Adam Hat Stores v. Scherper, 45 F. Supp. 804 (E.D. Wis. 1942)

U.S. District Court for the Eastern District of Wisconsin - 45 F. Supp. 804 (E.D. Wis. 1942)
July 15, 1942

45 F. Supp. 804 (1942)


Civ. A. No. 305.

District Court, E. D. Wisconsin.

July 15, 1942.

Rogers, Woodson and Rogers, of Chicago, Ill., and Herbert L. Mount, of Milwaukee, Wis., for plaintiff.

*805 David Charness, of Milwaukee, Wis., for defendants.

DUFFY, District Judge.

The plaintiff, a New York corporation, claims trade-mark infringement and unfair competition. Plaintiff's business was established in 1924. Its income from the sale of hats amounts to approximately $10,000,000 annually. Plaintiff's hats, bearing the trademark "Adam", are sold throughout the United States and in some foreign countries. It has its own stores in approximately 200 cities, each store being designated by a large sign reading "Adam Hats". It also sells its merchandise through approximately 2,000 additional stores throughout the country. It has spent large sums in advertising Adam hats. During the past ten years the advertising has principally been by sponsoring radio broadcasts of championship prize fights. Up until the past year, and after the time this action was commenced, plaintiff featured the price of its hats at $2.95 each. It also featured the words "The Bomber" and "Broadcast Special" as brand names for hats.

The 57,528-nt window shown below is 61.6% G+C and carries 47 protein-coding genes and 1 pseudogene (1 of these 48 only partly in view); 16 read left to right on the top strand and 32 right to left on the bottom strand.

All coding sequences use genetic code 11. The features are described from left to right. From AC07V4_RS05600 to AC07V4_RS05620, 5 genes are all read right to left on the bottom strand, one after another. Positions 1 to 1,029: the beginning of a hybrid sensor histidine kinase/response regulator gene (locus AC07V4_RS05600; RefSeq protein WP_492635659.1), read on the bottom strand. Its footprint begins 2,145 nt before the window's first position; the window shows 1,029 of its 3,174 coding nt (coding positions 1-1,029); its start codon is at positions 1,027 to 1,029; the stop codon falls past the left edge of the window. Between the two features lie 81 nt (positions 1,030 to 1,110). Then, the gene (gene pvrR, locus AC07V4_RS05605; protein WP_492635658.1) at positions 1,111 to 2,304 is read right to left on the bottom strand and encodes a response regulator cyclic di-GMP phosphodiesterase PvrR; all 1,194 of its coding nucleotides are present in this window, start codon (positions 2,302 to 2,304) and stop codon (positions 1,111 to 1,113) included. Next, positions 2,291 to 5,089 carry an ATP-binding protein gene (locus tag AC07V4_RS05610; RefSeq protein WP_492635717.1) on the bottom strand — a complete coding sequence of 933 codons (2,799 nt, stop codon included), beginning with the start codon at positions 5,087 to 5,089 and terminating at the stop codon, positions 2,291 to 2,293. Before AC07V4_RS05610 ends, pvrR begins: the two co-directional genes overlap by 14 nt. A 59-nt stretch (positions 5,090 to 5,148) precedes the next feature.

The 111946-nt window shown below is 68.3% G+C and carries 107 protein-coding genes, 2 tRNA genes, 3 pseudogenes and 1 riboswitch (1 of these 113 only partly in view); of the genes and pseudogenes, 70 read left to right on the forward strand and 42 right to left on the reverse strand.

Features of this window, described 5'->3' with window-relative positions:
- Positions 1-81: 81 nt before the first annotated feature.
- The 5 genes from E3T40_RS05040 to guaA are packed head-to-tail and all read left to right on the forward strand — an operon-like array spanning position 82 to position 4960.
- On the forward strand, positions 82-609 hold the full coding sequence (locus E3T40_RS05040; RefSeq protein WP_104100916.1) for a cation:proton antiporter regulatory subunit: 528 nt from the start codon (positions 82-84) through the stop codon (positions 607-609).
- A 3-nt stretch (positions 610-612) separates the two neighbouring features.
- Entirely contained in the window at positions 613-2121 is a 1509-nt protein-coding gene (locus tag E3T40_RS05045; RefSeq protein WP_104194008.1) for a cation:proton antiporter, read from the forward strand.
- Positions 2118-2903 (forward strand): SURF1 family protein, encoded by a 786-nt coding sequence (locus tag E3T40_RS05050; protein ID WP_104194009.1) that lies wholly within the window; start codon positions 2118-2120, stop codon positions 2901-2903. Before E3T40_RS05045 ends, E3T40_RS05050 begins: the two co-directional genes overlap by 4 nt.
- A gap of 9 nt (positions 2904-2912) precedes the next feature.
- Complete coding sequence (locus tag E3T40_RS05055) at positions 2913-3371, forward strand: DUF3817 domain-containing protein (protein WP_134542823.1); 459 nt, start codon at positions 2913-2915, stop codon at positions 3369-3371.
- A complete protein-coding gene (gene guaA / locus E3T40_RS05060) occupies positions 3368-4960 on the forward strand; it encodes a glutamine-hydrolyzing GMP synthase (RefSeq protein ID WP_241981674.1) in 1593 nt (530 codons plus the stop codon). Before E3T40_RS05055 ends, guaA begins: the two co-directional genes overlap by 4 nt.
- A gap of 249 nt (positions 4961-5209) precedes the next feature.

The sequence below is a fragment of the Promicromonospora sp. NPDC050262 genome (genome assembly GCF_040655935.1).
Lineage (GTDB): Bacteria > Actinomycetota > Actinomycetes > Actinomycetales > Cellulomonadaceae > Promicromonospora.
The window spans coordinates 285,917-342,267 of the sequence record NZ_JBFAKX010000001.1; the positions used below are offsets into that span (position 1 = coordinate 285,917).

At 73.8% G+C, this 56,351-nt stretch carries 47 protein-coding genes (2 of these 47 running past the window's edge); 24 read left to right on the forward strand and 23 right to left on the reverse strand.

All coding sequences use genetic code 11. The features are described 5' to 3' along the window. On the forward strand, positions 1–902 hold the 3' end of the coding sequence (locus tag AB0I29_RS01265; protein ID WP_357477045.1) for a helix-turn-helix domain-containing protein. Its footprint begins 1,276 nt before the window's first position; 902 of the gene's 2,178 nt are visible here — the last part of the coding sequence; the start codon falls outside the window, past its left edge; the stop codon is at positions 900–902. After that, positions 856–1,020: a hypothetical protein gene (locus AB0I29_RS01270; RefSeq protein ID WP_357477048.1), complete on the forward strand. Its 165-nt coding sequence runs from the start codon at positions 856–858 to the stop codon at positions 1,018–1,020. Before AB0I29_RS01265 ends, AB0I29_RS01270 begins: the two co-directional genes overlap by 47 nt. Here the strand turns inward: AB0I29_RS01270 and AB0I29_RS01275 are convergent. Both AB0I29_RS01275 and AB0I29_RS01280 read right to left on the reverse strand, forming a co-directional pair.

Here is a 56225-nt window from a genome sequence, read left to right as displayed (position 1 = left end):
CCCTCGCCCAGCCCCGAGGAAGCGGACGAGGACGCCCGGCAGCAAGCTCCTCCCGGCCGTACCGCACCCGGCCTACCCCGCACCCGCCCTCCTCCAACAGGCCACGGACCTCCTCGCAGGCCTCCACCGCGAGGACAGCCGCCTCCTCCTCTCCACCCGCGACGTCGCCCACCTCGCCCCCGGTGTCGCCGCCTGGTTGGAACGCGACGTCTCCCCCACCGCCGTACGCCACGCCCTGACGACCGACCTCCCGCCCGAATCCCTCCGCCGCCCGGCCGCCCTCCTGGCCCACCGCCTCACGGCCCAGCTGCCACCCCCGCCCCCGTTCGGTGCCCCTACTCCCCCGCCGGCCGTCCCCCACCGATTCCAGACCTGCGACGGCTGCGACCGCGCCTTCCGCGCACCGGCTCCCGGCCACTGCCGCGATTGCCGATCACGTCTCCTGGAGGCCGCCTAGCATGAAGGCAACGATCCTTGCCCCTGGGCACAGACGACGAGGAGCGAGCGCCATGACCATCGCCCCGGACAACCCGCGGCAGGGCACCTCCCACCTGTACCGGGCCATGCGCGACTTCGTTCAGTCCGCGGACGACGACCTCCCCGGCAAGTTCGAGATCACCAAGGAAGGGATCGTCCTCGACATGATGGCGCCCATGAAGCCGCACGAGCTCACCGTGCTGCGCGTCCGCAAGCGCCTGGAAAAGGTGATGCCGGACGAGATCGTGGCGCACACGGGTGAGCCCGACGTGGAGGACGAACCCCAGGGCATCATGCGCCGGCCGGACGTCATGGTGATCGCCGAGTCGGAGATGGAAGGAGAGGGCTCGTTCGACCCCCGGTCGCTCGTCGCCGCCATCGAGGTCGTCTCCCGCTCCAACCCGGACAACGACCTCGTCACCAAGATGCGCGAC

Plaintiff's trade-mark "Adam" was registered in the United States Patent Office as follows: "`Adam Hats' for men's hats, on April 14, 1931; `Adam' for men's hats on May 14, 1935." Plaintiff qualified to do business in Wisconsin on February 4, 1935, but did not open a hat store in this State until January 6, 1939, locating on Wisconsin Avenue in Milwaukee, under its corporate name "Adam Hat Stores, Inc."